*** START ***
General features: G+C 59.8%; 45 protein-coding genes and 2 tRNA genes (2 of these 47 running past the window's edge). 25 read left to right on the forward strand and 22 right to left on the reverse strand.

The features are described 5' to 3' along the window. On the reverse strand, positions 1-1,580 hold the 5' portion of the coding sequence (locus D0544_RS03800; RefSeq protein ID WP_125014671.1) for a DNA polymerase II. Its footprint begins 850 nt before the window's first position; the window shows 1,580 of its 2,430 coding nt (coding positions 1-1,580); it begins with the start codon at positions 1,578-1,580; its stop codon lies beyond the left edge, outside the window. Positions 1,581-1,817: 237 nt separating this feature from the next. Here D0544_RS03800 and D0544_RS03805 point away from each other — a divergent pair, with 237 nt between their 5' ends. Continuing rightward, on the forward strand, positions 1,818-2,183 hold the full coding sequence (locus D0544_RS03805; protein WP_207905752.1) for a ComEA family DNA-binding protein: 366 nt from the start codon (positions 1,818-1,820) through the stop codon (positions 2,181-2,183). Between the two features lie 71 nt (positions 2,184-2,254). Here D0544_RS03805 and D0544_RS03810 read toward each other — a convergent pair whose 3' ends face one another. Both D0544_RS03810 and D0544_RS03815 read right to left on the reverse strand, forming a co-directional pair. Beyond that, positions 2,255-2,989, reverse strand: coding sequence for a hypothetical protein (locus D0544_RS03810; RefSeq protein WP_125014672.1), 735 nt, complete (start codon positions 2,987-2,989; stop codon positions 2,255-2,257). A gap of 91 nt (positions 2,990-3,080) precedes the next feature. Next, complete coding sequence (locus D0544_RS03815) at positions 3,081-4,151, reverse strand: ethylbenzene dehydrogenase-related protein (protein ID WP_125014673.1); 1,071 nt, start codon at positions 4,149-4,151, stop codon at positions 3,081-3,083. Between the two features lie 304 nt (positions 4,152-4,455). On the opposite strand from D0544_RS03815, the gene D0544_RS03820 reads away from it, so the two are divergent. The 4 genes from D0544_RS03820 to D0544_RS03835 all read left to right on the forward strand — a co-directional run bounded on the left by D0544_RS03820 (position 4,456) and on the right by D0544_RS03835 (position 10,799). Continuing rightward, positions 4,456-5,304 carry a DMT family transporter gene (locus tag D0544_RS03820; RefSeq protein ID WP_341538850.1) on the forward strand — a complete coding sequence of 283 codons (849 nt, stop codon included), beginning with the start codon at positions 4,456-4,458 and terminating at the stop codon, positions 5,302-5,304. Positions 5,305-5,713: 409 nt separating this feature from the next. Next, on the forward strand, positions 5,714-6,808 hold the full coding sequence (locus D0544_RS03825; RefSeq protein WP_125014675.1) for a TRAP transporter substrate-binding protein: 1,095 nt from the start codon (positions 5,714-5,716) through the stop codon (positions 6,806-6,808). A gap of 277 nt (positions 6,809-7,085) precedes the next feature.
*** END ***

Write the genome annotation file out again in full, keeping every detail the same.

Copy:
General features: G+C 59.8%; 45 protein-coding genes and 2 tRNA genes (2 of these 47 running past the window's edge). 25 read left to right on the forward strand and 22 right to left on the reverse strand.

The features are described 5' to 3' along the window. On the reverse strand, positions 1-1,580 hold the 5' portion of the coding sequence (locus D0544_RS03800; RefSeq protein ID WP_125014671.1) for a DNA polymerase II. Its footprint begins 850 nt before the window's first position; the window shows 1,580 of its 2,430 coding nt (coding positions 1-1,580); it begins with the start codon at positions 1,578-1,580; its stop codon lies beyond the left edge, outside the window. Positions 1,581-1,817: 237 nt separating this feature from the next. Here D0544_RS03800 and D0544_RS03805 point away from each other — a divergent pair, with 237 nt between their 5' ends. Continuing rightward, on the forward strand, positions 1,818-2,183 hold the full coding sequence (locus D0544_RS03805; protein WP_207905752.1) for a ComEA family DNA-binding protein: 366 nt from the start codon (positions 1,818-1,820) through the stop codon (positions 2,181-2,183). Between the two features lie 71 nt (positions 2,184-2,254). Here D0544_RS03805 and D0544_RS03810 read toward each other — a convergent pair whose 3' ends face one another. Both D0544_RS03810 and D0544_RS03815 read right to left on the reverse strand, forming a co-directional pair. Beyond that, positions 2,255-2,989, reverse strand: coding sequence for a hypothetical protein (locus D0544_RS03810; RefSeq protein WP_125014672.1), 735 nt, complete (start codon positions 2,987-2,989; stop codon positions 2,255-2,257). A gap of 91 nt (positions 2,990-3,080) precedes the next feature. Next, complete coding sequence (locus D0544_RS03815) at positions 3,081-4,151, reverse strand: ethylbenzene dehydrogenase-related protein (protein ID WP_125014673.1); 1,071 nt, start codon at positions 4,149-4,151, stop codon at positions 3,081-3,083. Between the two features lie 304 nt (positions 4,152-4,455). On the opposite strand from D0544_RS03815, the gene D0544_RS03820 reads away from it, so the two are divergent. The 4 genes from D0544_RS03820 to D0544_RS03835 all read left to right on the forward strand — a co-directional run bounded on the left by D0544_RS03820 (position 4,456) and on the right by D0544_RS03835 (position 10,799). Continuing rightward, positions 4,456-5,304 carry a DMT family transporter gene (locus tag D0544_RS03820; RefSeq protein ID WP_341538850.1) on the forward strand — a complete coding sequence of 283 codons (849 nt, stop codon included), beginning with the start codon at positions 4,456-4,458 and terminating at the stop codon, positions 5,302-5,304. Positions 5,305-5,713: 409 nt separating this feature from the next. Next, on the forward strand, positions 5,714-6,808 hold the full coding sequence (locus D0544_RS03825; RefSeq protein WP_125014675.1) for a TRAP transporter substrate-binding protein: 1,095 nt from the start codon (positions 5,714-5,716) through the stop codon (positions 6,806-6,808). A gap of 277 nt (positions 6,809-7,085) precedes the next feature.